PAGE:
Despite some issues, LinkedIn is a “godsend” for Andy Dunn, CEO of men’s apparel site Bonobos.com. “It enables me to make an organizational chart within a company,” he said, giving him a way to find individuals who may have worked with an applicant.

Dunn is looking to hire six people right now and makes a point of calling six off-list references for each applicant he’s seriously considering.

He also puts the onus on a job candidate if a former boss claims they can’t talk about an applicant due to company policy. “Ultimately, if a candidate can’t convince or persuade people they worked with in their career to take my call, then that’s not the right person for the job,” he said.

Some employers are asking job applicants to sign a waiver stating that they won’t sue a former employer if someone at the company says something negative about them and they don’t get the job. “It’s a more litigious society than ever,” said Paul W. Barada, author of “Reference Checking for Everyone.” “But you can’t hold a reference liable for telling the truth.”

There’s nothing illegal about asking job candidates to sign such a waiver or hiring managers contacting former colleagues you didn’t OK in advance, said Shay Hable, employment attorney for Bryan Cave.

So it seems many of these practices may be here to stay. Your job as a job seeker is to be proactive so you stand up to the reference scrutiny.

  • Think long and hard before you connect with friends on social networking sites. More hiring managers are relying on these sites for information about job candidates, so your contacts should be people you trust who will give you a good recommendation. Also, use the privacy settings if you don’t want a potential employer to know who your connections are.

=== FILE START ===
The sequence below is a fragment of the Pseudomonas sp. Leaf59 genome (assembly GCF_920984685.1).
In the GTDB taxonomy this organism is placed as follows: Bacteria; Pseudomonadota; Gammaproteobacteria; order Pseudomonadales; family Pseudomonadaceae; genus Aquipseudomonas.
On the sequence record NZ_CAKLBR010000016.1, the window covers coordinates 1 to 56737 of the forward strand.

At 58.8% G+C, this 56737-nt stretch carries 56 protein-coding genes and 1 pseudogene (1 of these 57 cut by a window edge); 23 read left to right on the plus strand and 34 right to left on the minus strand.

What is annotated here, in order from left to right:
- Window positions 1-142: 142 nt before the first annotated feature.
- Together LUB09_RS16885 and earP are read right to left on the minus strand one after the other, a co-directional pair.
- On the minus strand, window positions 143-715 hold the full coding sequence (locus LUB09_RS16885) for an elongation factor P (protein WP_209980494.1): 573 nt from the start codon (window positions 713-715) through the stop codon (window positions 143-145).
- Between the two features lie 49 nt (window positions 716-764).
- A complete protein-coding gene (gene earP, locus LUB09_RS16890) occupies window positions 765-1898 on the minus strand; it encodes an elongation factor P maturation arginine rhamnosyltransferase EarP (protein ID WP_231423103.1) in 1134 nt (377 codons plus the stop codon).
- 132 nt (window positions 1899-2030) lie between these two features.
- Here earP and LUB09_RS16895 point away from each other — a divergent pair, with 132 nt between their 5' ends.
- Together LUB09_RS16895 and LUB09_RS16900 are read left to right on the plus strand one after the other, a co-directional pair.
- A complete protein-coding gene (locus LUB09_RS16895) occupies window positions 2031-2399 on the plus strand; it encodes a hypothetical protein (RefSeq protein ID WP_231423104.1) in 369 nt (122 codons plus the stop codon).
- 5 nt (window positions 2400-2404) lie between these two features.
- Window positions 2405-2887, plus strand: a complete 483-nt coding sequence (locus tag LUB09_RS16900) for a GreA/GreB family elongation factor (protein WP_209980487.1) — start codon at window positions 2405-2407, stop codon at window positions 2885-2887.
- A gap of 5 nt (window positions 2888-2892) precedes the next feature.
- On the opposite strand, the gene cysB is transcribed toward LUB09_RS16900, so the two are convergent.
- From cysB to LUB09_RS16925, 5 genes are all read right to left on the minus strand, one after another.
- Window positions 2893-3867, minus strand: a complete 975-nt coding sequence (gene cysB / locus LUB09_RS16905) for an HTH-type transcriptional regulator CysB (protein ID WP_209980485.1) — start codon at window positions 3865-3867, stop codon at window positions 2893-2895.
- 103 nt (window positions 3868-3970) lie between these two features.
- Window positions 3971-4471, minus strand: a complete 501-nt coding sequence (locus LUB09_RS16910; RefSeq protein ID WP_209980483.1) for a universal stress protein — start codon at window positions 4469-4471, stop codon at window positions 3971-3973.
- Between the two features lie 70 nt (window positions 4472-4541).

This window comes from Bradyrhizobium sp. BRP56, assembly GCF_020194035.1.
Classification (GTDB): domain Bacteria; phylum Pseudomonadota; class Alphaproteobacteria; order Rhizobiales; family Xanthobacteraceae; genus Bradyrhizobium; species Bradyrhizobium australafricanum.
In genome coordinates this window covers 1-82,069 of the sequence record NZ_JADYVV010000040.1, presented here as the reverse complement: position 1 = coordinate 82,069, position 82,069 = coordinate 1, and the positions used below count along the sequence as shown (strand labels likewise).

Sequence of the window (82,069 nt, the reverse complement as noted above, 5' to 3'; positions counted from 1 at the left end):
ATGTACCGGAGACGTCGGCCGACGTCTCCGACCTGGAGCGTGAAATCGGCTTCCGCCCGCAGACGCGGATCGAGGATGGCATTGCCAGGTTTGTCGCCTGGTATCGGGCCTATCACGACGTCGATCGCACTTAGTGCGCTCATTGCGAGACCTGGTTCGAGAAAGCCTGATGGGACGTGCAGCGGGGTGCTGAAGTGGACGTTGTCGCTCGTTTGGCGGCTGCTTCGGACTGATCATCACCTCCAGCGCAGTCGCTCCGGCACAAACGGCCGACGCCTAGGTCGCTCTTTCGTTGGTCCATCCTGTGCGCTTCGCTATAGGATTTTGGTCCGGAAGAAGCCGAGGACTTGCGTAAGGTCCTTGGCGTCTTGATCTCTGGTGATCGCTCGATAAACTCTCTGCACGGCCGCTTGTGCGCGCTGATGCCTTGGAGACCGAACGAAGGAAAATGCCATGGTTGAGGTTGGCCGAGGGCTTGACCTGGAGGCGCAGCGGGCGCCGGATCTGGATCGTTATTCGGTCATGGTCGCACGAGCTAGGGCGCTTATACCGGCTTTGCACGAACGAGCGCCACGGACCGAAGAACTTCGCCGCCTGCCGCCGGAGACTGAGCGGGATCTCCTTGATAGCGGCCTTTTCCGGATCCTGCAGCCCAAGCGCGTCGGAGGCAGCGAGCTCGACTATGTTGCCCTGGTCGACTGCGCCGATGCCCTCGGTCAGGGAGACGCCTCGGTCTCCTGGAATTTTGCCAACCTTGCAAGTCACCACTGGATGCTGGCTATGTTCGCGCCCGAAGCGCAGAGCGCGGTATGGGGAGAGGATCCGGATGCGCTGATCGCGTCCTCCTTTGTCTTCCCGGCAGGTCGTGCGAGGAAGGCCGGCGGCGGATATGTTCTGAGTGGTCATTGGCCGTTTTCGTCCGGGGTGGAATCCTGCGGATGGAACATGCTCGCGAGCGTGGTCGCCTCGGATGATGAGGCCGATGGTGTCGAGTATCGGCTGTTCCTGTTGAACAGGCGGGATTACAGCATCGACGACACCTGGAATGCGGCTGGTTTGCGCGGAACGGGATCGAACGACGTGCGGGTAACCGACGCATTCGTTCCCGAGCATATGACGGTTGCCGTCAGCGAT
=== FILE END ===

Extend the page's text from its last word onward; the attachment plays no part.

• Be careful not to over-coach your references if you know a hiring manager will be calling them, said Barada. “You don’t want references overstating what you can do, saying ‘She walks on water,’” he explained. “That’s a red flag.”
  • Call your references ahead of time and make sure they know what type of job you’re applying for. Also, make sure they support what you say about why you left your last job, said Congruity’s Bauke. And warn all your references that they may be grilled so that they’re prepared with facts.
  • If a hiring manager tells you they are going to contact a former boss or subordinate not on your list and you know that person will probably give you a bad review, it’s time to 'fess up, added Barada. He suggested saying something like: “I don’t mind you calling Mary but don’t be surprised if she doesn’t give you a glowing report. We just didn’t hit it off.” (Resist bad-mouthing anyone.)

Unfortunately, sometimes prospective employers won’t give you a chance to defend yourself if an off-list reference ends up dogging you.

Carolyn Thompson, author of “Ten Steps to Finding the Perfect Job” and president of executive recruiting firm CMCS in McLean, Va., recently had a client’s job offer collapse after an off-list reference check.

The job seeker was an executive in the accounting industry and had worked for a manager seven years ago who essentially demoted her because she was married and wouldn’t date him.

The woman did not get the job and has hired an attorney, Thompson said.

Eve Tahmincioglu writes the weekly "Your Career" column for msnbc.com and chronicles workplace issues in her blog, CareerDiva.net.